As the school year wraps up, I know lots of families have summer travel plans scheduled. We are taking a big family trip to Mexico, and one thing I really looking forward to is that I will be done breastfeeding and pumping by then!
As much as I love a trip, as a breastfeeding mom, traveling can be hectic. Traveling without your baby and needing to pump is even more of a headache. I have breastfed two little ones for a year each and have done my fair share of traveling without the babies and needing to pump throughout the trips. I want to share some of my tried-and-true tips on pumping and air travel specifically.
- Know the rules. You can absolutely fly with your pump, breastmilk, and a cooler. There are a few limitations (for example, some TSA agents will insist on ice packs being frozen solid), but don’t let anyone tell you this isn’t allowed! Most airlines will treat your breast pump as a medical device and not count it as one of your carry-ons, but you should check with your airline before travel. I have traveled with all of the above both domestically and internationally, and it has always worked out.
- Travel with frozen milk when possible. It’s just easier. You can even pack your frozen milk well in a cooler and check it. But if fresh is all you have, that is fine!
- Mother’s/nursing spaces are your friend. You don’t have to have a nursing baby to use these spaces. I always find the nursing room closest to my gate to comfortably pump privately. Also, make sure to look for pumping pods like Mamava in airports that may not have designated rooms. With these pods, you download an app that will give you a code to unlock the pod and provide with you a comfortable and private space.
- Bring extra pump parts. I have a fear of being stuck without a pump and because of that, I always travel with a hand pump as a backup. I also bring extra duckbills because, for me, they are the most likely to tear. If you are traveling to a city, you can always shop for anything you may have left. On my most recent trip, I left both flanges at home and had to use my manual pump during travel. I was able to place an Instacart order from a baby store at my destination, and my order was waiting for me at my hotel when I checked in.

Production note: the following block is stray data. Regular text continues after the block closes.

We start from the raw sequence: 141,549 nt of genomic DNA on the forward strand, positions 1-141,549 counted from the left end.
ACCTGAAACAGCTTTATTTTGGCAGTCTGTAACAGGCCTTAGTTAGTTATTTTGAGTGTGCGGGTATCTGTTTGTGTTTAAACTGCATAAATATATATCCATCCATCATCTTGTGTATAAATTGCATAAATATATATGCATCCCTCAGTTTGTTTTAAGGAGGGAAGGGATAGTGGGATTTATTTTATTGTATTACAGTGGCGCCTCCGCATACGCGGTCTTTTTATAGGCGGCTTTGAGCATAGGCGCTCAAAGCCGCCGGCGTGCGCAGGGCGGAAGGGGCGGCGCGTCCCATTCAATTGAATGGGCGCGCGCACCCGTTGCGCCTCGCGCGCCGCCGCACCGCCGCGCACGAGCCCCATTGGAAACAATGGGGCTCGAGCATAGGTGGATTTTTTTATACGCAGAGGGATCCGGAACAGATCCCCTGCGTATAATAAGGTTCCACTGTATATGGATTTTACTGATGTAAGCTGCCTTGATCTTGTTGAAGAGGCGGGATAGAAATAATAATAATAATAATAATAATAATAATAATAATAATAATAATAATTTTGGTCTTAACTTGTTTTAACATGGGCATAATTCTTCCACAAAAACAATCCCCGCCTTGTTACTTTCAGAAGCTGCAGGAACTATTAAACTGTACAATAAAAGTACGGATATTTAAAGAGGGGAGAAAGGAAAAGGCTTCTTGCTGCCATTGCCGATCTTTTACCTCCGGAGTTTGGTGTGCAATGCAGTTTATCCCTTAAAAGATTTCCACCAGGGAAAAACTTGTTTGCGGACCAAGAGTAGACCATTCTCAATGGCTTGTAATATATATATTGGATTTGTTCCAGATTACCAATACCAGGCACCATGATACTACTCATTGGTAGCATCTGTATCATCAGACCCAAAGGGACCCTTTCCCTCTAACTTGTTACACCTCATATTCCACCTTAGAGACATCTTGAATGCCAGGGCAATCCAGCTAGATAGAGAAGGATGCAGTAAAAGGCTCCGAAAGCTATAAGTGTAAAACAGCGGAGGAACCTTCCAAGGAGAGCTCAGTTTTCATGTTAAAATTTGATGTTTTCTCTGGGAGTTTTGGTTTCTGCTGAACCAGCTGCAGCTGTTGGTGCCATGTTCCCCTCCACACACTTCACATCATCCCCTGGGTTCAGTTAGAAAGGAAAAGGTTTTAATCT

- Wearable/portable pumps. If you have a wearable or portable pump this is the time to use it. I use an Ameda Mya pump with Legendairy Milk cups when traveling instead of my normal Spectra S1 at home.
- Charge your pump! If you have a chargeable pump, charge it every chance you get so that it is fully charged when you need it. You don’t want to get a low battery warning while you are pumping without an outlet in sight.
- Don’t forget sanitizing wipes and spray. Chances are you won’t always be near a sink and able to wash your parts immediately. This is another reason nursing rooms are helpful, they have sinks!
- Pumping on the plane. When possible, I suggest pumping in the airport before boarding instead of on the plane. However, due to pump and flight schedules, pumping on the plane may be inevitable. Space on planes can be tight so I suggest having all your supplies readily available, a spacious cover (if that’s your preference), and a hands-free bra.
- Storing milk. If you have a cooler with an ice pack, that is the best option to store your milk until you get to a freezer. If you choose to dump your milk, that is also an option. On my last international trip, I chose to save myself the stress of storing and freezing, and dumped until the last day of my trip and brought that milk home. On a shorter, domestic trip where I had easy access to a freezer, I froze every drop and brought it all home.
- Ship it. There are services that will transport your milk for you for a fee. Milkstork is the most popular. If you are traveling for work, consider asking your employer if this is a cost they can cover.
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